New Zealand's Neil Finn: 'I'm a lifer'
By Ayesha Lawrence
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(CNN) -- The musical dynasty of the Finns represents rock royalty in New Zealand.
Split Enz founder Tim Finn and brother Neil Finn of Crowded House fame are the country's best-known musical exports. Neil's son Liam continues the musical tradition by playing in his own band, Betchadupa.
Eight years since the last Finn brothers' collaboration ("Finn"), the musical siblings are combining their creative muse once again. And Neil Finn said he finds the latest project more developed.
"Last time it was in between projects, and it was a bit of a side thing ... a sort of glorified home-demo session in many ways, which was fantastic," Finn said during an interview at his home studio in Auckland.
"But this time we're just trying to get ... the songs really fully realized and give them space and time to breathe."
The album, Finn told The Music Room, is predominantly acoustic and vocals-centered, with a "few exotic instruments." When completed, the international release is likely to be supported with tours of North America, Europe, Australia and New Zealand.
Industry evolving in New Zealand
Finn, a long time advocate of New Zealand's homegrown talent, said recent government sponsorship of emerging musicians indicates a big change in public attitudes.
"It does mean that generally the society in New Zealand is valuing its music more," he said.
Despite government assistance, getting a big break in the music industry, both at home and internationally, remains difficult for New Zealanders, with many heading overseas to achieve fame.
"It pains me to see New Zealand bands sometimes trying to tart themselves up like the manufactured music of America in order to succeed," Finn said. "Because I would think that the best chance we've got is of using our isolation and our difference to evolve in a slightly unusual manner.
"It's not about being a New Zealand band. It's about being as good as any band anywhere, and after a while it ceases to matter where you've started from, and it's much more important where you are [now]."
With government development grants for musicians, radio programming's recognition of homegrown talent and the gradual acceptance of New Zealand accents in popular rap, Finn said he thinks things are "on a good upswing."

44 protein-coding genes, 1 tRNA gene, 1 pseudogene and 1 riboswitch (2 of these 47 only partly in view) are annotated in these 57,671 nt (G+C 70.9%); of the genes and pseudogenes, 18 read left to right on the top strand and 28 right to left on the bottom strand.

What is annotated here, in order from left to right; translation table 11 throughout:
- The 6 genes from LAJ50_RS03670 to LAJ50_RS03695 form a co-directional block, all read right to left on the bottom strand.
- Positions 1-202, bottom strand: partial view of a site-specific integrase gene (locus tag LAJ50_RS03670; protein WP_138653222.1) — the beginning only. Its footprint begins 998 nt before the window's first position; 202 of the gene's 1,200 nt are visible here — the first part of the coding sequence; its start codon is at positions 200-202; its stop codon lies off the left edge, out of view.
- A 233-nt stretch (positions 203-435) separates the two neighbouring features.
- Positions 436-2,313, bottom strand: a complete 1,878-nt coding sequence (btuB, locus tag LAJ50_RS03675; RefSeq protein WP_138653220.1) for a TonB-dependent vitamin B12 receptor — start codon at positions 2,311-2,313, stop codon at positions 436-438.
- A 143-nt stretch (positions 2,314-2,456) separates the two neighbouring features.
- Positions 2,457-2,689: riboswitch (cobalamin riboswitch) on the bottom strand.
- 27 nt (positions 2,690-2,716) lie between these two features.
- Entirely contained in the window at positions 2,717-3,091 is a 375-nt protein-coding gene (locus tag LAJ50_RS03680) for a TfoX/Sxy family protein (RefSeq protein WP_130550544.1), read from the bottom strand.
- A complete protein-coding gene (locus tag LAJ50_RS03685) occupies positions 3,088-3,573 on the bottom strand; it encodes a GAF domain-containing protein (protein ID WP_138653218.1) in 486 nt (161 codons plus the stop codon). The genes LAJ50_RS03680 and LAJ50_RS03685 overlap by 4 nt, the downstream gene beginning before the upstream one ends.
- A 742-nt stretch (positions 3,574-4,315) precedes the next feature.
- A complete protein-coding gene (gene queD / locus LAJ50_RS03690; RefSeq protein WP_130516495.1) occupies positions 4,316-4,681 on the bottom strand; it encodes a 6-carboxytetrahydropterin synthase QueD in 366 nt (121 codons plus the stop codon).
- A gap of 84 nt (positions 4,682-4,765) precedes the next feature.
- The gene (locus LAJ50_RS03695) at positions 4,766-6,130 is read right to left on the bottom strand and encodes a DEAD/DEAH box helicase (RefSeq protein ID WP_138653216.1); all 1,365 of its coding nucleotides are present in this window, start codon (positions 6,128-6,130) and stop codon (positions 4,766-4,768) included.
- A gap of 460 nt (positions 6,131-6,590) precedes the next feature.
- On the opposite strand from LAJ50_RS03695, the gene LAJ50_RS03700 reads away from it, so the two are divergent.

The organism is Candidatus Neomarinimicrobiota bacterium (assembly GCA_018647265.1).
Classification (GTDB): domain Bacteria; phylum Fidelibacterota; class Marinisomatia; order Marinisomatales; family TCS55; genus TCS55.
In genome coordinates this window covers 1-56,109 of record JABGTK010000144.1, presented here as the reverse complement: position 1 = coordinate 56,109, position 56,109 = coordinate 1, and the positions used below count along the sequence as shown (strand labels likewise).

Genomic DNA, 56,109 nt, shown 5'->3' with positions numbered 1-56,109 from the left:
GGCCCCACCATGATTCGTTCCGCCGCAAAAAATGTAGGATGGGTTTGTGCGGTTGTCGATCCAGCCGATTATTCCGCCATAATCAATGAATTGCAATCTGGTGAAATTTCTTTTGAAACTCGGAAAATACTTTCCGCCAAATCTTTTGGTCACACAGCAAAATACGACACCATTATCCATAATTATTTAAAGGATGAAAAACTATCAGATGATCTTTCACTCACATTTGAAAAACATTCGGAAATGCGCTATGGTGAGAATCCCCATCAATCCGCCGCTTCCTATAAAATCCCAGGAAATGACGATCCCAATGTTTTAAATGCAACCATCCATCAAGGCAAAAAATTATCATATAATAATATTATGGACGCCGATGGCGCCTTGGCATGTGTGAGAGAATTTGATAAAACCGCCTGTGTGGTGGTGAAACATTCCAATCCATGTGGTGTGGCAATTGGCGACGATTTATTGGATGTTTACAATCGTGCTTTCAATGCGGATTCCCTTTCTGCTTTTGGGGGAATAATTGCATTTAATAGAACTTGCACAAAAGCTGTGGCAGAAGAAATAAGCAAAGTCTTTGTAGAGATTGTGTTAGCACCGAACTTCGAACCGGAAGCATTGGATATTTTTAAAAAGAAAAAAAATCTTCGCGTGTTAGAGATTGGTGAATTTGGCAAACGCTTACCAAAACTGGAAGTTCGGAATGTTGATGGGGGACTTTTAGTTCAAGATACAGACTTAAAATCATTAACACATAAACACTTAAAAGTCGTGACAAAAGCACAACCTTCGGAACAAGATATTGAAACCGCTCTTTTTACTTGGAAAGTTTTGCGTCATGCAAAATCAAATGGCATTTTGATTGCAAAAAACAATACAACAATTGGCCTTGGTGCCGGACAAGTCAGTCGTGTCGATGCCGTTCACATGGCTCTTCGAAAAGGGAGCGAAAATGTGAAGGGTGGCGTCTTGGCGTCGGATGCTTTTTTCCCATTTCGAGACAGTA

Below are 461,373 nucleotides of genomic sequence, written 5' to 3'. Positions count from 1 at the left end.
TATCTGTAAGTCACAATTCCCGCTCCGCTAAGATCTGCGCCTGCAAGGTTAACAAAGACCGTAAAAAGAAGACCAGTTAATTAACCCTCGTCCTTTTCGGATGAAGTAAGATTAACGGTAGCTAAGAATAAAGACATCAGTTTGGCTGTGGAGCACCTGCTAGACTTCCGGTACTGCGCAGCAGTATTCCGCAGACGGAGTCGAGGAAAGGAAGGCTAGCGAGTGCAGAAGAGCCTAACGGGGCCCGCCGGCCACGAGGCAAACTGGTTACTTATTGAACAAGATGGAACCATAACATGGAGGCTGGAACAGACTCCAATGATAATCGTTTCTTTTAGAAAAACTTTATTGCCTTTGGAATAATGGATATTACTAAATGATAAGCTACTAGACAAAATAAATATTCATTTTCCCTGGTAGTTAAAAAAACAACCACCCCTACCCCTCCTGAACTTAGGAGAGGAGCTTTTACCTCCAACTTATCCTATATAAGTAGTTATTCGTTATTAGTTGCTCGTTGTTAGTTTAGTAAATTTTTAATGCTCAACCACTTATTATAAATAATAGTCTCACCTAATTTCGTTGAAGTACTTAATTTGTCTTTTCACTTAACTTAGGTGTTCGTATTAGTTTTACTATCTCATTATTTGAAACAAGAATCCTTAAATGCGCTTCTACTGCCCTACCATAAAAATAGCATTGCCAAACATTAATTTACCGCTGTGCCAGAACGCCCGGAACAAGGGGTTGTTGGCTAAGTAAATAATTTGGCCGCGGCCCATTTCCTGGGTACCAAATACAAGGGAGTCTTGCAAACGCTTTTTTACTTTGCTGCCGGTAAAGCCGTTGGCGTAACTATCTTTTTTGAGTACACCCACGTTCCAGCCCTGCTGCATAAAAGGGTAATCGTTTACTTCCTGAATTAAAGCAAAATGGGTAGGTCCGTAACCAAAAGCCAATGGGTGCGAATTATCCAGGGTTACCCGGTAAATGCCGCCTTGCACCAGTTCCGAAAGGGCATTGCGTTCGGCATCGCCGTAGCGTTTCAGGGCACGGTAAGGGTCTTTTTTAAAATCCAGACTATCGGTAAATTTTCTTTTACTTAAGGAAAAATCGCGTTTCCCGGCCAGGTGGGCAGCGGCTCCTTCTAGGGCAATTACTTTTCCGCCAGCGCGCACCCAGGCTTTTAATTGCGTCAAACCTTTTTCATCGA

"Why wouldn't you want to live in New Zealand? ... There may be a lot of obstacles to sustaining a successful music career, but it's one of the best places I can imagine living anywhere," he said.
"So I guess that's the lure of the mother country, and it's in us all: the light, the land. We all want to come back."
Other musicians an inspiration, including son
In recent years, collaboration has been a rich source of inspiration for Finn -- from spectacular recordings with Maori choirs in the final years of Crowded House to the "7 Worlds Collide" project in 2001. That recording was rehearsed and performed live in New Zealand with musicians such as former Smiths guitarist Johnny Marr, Radiohead's Phil Selway and Ed O'Brien, and Pearl Jam frontman Eddie Vedder.
Finn said he also has found the excitement of performing with undiscovered local musicians equally fulfilling.
"I did a tour ... in New Zealand where I invited strangers every night to be in my band and a series of shows. And so every night the band was different, and those people knew my songs through playing them at parties or in cover bands or whatever," he said.
"And then all of a sudden they were there with a bunch of other strangers playing them onstage with me and 2,000 people going nuts, and there's nothing really compares with that feeling. ...
"So I think rather than being attracted so much now to working with my heroes, I'm sort of more attracted to working with completely unlikely strangers because it's more exciting really."
At 45, Finn sees no reason to stop drawing inspiration from fellow musicians any time soon, least of all from his musician son, Liam, 20, whose band Betchadupa is winning the hearts of a new generation of music fans in New Zealand.
"He's a much better guitar player than I am and a much better songwriter at his age. ... He's a lifer -- I mean he'll be there doing it for life -- one way or another.
"I don't really know how to do anything else very well, but I'm just starting to learn a few things about music," Finn said.
"I think that it's a endlessly fascinating mystery, the whole thing, so I'll keep on it as long as I'm physically able, I think."
He said some musicians reach the age of 30 and decide their best years are behind them but that others are in it for the long haul.
"I'm a lifer, yeah. ... I can honestly say I'm a lifer," he said.
CNN's Amanda Palmer contributed to this report.